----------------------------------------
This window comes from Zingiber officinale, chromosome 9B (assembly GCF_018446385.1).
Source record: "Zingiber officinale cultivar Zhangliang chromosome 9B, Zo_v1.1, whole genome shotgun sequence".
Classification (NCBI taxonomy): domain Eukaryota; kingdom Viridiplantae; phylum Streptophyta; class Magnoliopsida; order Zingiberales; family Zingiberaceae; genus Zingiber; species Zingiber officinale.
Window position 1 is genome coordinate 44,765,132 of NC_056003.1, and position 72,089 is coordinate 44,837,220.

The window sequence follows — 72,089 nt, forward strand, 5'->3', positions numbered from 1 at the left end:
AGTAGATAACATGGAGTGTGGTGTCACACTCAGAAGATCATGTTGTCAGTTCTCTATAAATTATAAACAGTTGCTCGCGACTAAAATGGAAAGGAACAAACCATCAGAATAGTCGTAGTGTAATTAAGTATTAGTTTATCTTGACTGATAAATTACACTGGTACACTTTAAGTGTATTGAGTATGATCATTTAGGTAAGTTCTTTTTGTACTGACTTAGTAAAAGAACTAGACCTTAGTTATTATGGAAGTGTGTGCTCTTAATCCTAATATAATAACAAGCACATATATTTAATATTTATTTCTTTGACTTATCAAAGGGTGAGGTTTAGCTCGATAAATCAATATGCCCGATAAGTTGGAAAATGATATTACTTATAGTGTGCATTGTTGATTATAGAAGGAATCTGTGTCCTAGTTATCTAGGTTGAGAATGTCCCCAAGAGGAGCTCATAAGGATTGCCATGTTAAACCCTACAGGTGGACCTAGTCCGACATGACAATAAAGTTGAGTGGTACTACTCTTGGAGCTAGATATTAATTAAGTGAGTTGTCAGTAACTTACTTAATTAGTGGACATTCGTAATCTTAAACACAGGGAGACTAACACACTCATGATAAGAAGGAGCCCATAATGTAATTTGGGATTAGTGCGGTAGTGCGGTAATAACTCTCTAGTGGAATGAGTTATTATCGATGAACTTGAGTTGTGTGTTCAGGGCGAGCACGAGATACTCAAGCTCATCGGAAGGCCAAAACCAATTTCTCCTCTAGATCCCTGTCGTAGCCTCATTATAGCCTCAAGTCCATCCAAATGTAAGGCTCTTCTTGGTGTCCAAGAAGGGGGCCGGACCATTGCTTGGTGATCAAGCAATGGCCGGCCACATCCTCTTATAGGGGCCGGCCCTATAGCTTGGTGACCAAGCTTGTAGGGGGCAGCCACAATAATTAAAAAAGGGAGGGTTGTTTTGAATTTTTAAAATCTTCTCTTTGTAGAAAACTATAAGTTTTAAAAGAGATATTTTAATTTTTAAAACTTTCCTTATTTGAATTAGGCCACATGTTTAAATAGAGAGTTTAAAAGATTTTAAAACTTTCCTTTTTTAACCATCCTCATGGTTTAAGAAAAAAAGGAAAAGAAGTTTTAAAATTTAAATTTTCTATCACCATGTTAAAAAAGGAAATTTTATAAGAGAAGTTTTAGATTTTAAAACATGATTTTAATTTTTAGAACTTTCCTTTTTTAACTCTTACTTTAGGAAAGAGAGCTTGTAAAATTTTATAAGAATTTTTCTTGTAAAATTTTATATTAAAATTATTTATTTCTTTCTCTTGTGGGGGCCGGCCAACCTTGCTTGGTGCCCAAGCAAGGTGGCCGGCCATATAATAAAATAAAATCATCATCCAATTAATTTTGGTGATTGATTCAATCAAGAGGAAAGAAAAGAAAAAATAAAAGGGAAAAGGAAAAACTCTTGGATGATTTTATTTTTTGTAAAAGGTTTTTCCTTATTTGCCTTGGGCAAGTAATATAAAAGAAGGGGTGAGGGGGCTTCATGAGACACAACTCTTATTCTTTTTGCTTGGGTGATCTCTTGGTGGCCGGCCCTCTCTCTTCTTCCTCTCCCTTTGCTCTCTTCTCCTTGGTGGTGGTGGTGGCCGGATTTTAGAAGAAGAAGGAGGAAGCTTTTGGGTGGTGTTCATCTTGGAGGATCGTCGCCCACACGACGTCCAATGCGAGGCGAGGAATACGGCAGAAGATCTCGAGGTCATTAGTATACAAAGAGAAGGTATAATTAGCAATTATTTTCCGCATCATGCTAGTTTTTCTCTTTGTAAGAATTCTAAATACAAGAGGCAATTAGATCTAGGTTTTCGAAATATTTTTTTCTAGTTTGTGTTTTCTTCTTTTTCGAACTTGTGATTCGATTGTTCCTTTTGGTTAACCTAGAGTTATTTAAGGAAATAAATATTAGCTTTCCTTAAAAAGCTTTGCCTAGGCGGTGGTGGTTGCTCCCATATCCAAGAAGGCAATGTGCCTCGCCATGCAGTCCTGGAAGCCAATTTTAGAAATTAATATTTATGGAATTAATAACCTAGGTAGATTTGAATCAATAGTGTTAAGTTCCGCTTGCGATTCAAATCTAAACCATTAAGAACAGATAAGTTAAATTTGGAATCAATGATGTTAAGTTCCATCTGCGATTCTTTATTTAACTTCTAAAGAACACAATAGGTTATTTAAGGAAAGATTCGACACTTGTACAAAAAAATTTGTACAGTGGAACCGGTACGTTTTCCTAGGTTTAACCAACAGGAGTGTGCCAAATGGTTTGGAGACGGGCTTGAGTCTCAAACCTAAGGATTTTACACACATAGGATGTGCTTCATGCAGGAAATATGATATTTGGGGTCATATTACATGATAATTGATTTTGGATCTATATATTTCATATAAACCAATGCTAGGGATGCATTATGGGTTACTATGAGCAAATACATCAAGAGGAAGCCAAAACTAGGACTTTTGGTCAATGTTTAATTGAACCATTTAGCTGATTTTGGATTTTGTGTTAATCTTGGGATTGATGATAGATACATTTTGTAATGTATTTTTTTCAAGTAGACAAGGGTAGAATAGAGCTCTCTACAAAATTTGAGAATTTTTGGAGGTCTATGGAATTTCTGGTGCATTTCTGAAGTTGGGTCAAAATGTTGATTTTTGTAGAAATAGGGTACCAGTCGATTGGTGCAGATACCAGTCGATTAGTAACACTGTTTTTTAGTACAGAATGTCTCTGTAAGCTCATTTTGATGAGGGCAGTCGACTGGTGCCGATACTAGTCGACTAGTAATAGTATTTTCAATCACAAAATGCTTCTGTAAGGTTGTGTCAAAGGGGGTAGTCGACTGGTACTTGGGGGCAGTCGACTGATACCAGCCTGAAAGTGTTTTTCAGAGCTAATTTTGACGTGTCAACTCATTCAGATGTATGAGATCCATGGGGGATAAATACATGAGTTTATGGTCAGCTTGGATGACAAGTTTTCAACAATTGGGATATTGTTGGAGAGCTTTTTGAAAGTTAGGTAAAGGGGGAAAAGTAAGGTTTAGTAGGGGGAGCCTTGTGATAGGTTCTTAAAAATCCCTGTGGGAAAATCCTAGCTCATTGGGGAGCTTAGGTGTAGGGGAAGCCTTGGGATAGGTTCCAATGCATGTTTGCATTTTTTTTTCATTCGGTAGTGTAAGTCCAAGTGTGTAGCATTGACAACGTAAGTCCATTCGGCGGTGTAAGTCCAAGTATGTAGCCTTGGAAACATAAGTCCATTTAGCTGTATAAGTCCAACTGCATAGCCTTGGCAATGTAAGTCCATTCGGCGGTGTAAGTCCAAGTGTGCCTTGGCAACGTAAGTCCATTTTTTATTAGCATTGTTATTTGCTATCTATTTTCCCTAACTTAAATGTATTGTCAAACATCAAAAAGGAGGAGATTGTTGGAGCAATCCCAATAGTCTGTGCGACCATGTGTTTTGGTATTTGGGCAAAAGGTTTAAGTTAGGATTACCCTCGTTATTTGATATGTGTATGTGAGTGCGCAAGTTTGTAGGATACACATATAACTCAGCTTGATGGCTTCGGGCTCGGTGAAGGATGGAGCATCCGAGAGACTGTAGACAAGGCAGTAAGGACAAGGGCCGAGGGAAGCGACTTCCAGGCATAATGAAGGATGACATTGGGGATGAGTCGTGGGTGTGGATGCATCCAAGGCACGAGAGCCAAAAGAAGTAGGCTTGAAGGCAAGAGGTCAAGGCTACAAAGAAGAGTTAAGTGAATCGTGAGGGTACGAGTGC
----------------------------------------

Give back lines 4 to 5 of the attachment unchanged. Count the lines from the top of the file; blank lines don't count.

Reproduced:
Window position 1 is genome coordinate 44,765,132 of NC_056003.1, and position 72,089 is coordinate 44,837,220.

The window sequence follows — 72,089 nt, forward strand, 5'->3', positions numbered from 1 at the left end: